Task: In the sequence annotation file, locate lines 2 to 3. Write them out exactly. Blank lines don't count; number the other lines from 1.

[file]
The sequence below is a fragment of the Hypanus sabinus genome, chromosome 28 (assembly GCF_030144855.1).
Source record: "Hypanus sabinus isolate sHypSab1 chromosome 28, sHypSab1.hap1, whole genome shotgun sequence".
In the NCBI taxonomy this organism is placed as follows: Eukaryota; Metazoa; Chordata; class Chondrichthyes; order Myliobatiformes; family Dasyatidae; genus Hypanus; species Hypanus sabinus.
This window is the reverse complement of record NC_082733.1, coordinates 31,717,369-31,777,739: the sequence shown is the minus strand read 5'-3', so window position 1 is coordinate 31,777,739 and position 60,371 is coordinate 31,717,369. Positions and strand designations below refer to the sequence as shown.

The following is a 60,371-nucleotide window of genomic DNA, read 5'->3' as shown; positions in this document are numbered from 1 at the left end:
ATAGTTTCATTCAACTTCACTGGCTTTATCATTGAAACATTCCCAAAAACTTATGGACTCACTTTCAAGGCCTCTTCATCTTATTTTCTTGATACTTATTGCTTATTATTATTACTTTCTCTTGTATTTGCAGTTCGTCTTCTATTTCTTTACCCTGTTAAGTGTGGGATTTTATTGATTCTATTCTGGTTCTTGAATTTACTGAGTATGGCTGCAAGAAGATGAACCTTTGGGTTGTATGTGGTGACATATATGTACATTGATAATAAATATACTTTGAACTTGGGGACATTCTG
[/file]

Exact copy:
Source record: "Hypanus sabinus isolate sHypSab1 chromosome 28, sHypSab1.hap1, whole genome shotgun sequence".
In the NCBI taxonomy this organism is placed as follows: Eukaryota; Metazoa; Chordata; class Chondrichthyes; order Myliobatiformes; family Dasyatidae; genus Hypanus; species Hypanus sabinus.